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Wrist and Thumb pain !

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Postby Cat » January 27th, 2012, 4:39 am

Stone the Crow...well...my fingers are sixty. They can hurt from just nuthin'...like all hell. And that's got nothing to do with my playing style....which hasn't been "bad" since...what...1962. Besides, I've played extremely light for maybe thirty five years...

One day you'll see for yourself, matey! :shock:

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Postby cnev » January 30th, 2012, 10:11 am

Well I think you have to remember that wrist or thumb pain may not be caused by "bad" technique and could have an underlying medical condition origin that just gets aggravated by playing.

I think Cat has a valid point, using a light touch and using lighter strings surely won't make the situation worse.
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Postby Cat » February 2nd, 2012, 12:35 am

Look...you've gotta go with it. My own hands are hurting me right now. The "use it or lose it" theme rings rather true with exercise. Lots of people think of "exercise" as whole-body. Well, it is...including your wrist and thumb! See the Quack...then, armed with the knowledge that you are pretty right...get on with it. Ya know, it's a "damn the torpedoes...full speed ahead!" sort of thing...

Well, that's what I tell myself, anyway!

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Postby MatthiasYoung » February 2nd, 2012, 8:44 am

In the long run, poor technique is poor technique, so changing the gauge is only temporary relief. As a guitar instructor specializing in classical and metal, it always amazes me that acoustic guitars for beginners tend to be set up with 12 gauge strings as opposed to 10s. As many entry-level guitars are not well made to begin with, heavy strings just make it even more difficult!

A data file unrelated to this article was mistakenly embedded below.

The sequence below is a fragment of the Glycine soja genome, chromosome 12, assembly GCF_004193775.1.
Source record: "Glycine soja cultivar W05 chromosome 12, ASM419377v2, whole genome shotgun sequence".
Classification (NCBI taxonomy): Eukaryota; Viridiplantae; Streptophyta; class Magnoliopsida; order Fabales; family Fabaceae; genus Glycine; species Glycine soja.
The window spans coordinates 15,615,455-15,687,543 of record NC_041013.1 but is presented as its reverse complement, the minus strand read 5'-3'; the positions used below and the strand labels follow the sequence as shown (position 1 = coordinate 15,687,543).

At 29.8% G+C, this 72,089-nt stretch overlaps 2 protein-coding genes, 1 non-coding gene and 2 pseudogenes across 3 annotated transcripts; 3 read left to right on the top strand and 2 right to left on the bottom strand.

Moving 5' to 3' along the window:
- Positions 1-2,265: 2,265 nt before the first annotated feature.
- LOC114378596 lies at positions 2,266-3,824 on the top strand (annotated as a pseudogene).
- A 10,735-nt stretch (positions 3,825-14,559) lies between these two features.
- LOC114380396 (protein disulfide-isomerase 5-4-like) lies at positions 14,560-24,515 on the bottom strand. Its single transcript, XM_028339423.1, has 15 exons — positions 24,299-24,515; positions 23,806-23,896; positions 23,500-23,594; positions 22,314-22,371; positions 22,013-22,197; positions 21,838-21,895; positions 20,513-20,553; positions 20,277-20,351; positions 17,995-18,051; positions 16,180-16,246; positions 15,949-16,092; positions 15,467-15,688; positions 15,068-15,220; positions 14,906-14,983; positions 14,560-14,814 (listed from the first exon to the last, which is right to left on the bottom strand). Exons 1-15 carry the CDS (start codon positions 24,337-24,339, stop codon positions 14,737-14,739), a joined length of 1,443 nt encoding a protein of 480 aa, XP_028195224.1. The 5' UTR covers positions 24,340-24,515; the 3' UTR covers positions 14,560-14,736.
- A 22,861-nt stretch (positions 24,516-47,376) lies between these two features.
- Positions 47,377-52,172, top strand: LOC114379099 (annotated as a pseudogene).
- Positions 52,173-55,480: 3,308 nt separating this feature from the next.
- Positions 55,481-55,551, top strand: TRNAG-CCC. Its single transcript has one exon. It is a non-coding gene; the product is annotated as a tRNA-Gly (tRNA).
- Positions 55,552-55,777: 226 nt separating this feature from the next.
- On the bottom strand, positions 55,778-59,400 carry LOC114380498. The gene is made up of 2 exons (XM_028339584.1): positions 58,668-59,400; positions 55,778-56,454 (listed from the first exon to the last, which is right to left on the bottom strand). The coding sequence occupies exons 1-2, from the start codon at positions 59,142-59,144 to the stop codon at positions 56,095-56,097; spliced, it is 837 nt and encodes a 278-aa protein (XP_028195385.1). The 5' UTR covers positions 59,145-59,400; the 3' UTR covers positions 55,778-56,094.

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Postby Crow » February 2nd, 2012, 10:03 am

MatthiasYoung wrote:In the long run, poor technique is poor technique, so changing the gauge is only temporary relief.


My point exactly, thank you very much.

As a guitar instructor specializing in classical and metal, it always amazes me that acoustic guitars for beginners tend to be set up with 12 gauge strings as opposed to 10s. As many entry-level guitars are not well made to begin with, heavy strings just make it even more difficult!


It does take some hand strength to manage .012s. We oldies who grew up playing cheap guitars with barbed-wire action perhaps have a slight advantage there. 8) However poor today's entry-level acoustics might be, they are light years ahead of my old Five Star flat-top, and they don't need to be strung that way for beginners. Let students get calluses & fretting hand strength together first, then beef up the strings (or not) as they choose.

As all my yoga teachers have told me: This should not hurt!
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Postby Ricochet » February 18th, 2012, 12:56 pm

Cat wrote:Oddly enough (or not so odd) fish oil caps actually make a noticeable difference...especially to my breath. But...whaddya 'spect from a cat??? :roll:

Cat

This is exactly why I take fish oil. Helps my creaky left thumb (which probably owes more to the hard clutch squeeze on my old Panhead Harley than to guitars), knees and ankles.
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Postby lentini » June 7th, 2012, 3:02 am

Hey - Sorry I haven't updated this post for a while (absorbed in practice) .. Well after all the messing about I feel a bit of a fool! Having never picked up a guitar before and this being my first,, it turns out the problem I was having with my wrist / arm / thumb was all down to the neck of my guitar !!! It's obviously not the case for everyone but the neck shape of my Tanglewood TW115 - AS is rather pointed (probably mid to hard V shaped) and it didn't suit me - digging in and causing my thumb to bend oddly when playing Barres ... I wasn't aware that you could get different shaped necks but practicing on a standard "c" shaped neck causes me no problems what so ever! So I'm now at a stage where I'm still crap - but at least I can play consistently (crap) for as long as I want without pain! :lol:
I have to thank my teacher for picking up on this as I was getting to the point of giving up! I do feel a bit of a plonker so go easy on me please!!!!!!
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Postby Cat » June 10th, 2012, 11:07 pm

Humourous post...still..."hurt is hurt" and aside from what you get from practicing, anything else needs a doc's view. My kid (18 now/14 then) complained and complained and COMPLAINED how his pointing finger hurt. Geez, turned out he had a splinter!

Oh, well...

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